As others have said, your best bet regardless of the lens put the camera in Av mode and set the largest aperture(smallest number) that the lens supports.

    The final suggestion I can make is for the OP to get a crash course in flash photography at least if it would be appropriate to the situation. IMO, the Canon 299T is the best on-camera flash for the A-series cameras(and all other FD cameras for that matter except the T90). It's about as powerful as you'll find in a shoe mount flash, has a bounce and swivel head, and "talks" to the A-1 so that you can simplify settings. It's been a little while since I've used that particular combo, but I'm pretty sure the camera will automatically go to 1/60(flash sync speed) and use the aperture set on the flash. Flash photography is not easy to do well, but to start things off I'd suggest bouncing the flash off the ceiling or a nearby wall.
     
  10. I couldn't agree more with Ben, especially with regard to his comments having to do with flash photography, which to me would be the easiest solution. I don't see stepping into flash photography as being especially difficult, however, especially when using a fairly sophisticated flash like the 299T. It's a big jump in capabilities over the 199A, which was the best flash contemporaneous to the A-1 at the time. Incidentally, here's a pretty decent write-up on the 299T over at the MIR site:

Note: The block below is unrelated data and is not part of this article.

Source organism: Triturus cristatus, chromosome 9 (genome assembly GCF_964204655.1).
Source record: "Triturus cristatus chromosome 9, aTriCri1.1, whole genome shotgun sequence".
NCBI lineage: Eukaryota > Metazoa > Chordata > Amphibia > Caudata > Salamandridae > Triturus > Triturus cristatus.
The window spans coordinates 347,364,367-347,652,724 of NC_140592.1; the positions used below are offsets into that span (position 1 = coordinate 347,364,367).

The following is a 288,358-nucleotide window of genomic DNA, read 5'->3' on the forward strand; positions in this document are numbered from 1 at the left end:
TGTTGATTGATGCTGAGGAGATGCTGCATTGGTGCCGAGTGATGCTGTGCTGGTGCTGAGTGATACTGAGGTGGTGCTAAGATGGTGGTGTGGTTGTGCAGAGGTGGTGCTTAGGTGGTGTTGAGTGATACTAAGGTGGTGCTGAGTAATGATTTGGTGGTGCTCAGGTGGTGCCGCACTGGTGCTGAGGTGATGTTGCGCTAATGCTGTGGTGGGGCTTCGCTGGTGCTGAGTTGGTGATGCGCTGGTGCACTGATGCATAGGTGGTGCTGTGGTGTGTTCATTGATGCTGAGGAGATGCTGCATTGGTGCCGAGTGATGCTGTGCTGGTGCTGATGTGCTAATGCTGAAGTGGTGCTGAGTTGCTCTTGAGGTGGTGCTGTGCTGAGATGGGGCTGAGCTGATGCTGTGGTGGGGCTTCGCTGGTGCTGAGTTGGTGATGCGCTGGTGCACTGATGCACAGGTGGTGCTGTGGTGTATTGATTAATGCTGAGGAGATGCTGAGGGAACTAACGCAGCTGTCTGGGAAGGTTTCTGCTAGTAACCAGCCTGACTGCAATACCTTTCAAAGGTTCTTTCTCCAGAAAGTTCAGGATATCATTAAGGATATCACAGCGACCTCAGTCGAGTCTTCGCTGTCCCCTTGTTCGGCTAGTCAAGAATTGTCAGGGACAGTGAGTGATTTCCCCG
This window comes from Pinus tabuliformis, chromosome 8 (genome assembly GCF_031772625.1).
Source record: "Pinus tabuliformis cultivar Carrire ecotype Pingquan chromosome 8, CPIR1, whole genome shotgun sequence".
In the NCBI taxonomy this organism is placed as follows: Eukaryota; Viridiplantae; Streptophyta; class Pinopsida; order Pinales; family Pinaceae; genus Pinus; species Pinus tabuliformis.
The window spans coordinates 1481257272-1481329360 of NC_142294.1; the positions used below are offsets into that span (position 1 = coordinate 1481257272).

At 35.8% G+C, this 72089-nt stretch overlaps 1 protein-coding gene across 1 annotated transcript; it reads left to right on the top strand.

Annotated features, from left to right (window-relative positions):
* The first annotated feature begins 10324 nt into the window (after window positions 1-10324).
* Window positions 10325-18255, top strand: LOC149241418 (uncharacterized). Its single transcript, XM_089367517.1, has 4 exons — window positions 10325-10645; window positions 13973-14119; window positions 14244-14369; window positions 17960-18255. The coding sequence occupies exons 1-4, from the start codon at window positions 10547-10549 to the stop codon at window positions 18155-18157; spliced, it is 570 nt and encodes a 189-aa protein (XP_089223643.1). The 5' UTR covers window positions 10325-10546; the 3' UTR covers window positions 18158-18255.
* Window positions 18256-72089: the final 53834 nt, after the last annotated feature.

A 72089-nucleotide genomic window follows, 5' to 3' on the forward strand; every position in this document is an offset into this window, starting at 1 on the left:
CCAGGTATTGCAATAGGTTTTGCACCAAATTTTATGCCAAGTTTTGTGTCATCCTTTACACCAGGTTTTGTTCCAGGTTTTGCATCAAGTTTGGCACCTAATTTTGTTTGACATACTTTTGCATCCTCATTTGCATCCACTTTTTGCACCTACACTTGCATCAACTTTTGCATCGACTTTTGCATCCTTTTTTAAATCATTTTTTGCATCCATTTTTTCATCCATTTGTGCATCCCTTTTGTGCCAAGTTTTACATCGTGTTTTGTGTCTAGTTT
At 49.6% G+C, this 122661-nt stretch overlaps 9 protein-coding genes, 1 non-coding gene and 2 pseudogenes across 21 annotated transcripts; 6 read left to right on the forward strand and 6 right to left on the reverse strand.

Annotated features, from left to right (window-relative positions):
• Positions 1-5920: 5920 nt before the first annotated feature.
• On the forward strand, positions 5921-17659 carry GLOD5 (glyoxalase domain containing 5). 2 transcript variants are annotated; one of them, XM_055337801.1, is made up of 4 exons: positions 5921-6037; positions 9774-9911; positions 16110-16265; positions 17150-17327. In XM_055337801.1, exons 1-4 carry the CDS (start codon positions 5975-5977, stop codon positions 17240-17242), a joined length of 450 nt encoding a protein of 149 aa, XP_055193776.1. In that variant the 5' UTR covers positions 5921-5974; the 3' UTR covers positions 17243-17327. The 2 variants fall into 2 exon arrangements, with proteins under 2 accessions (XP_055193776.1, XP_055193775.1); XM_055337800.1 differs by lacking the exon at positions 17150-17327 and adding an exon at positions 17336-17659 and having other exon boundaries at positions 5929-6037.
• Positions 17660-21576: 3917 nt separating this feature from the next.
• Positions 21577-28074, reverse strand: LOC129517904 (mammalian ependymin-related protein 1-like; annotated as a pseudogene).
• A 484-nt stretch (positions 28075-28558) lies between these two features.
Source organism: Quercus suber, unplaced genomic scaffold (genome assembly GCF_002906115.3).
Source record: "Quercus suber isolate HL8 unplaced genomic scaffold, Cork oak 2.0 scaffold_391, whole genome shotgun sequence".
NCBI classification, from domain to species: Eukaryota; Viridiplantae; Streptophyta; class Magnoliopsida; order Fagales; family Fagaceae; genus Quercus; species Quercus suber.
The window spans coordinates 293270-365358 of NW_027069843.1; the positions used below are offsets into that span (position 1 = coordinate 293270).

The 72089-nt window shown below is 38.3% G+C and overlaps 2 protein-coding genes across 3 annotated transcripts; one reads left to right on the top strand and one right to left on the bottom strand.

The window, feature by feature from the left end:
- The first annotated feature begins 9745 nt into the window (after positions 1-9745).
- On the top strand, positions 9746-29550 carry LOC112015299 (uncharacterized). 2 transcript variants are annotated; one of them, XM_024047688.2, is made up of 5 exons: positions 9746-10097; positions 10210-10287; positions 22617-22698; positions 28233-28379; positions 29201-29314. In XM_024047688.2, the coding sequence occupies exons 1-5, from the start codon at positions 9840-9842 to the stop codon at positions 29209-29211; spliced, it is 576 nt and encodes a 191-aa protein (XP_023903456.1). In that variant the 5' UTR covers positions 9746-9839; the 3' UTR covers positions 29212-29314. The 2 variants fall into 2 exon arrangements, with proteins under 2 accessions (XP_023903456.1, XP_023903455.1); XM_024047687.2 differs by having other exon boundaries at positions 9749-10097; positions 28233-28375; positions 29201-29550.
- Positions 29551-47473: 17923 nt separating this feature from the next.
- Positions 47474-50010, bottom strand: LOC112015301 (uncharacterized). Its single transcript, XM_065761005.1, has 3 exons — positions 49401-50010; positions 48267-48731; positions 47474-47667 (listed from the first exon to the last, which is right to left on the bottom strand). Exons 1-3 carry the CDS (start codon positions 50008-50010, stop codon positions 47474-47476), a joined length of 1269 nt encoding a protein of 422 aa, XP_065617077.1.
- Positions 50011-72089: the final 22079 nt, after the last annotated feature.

Canon Flash - 299T Speedlite

    It's cheaply priced on the used market these days and well worth considering as an addition to any FD kit.
     

Share This Page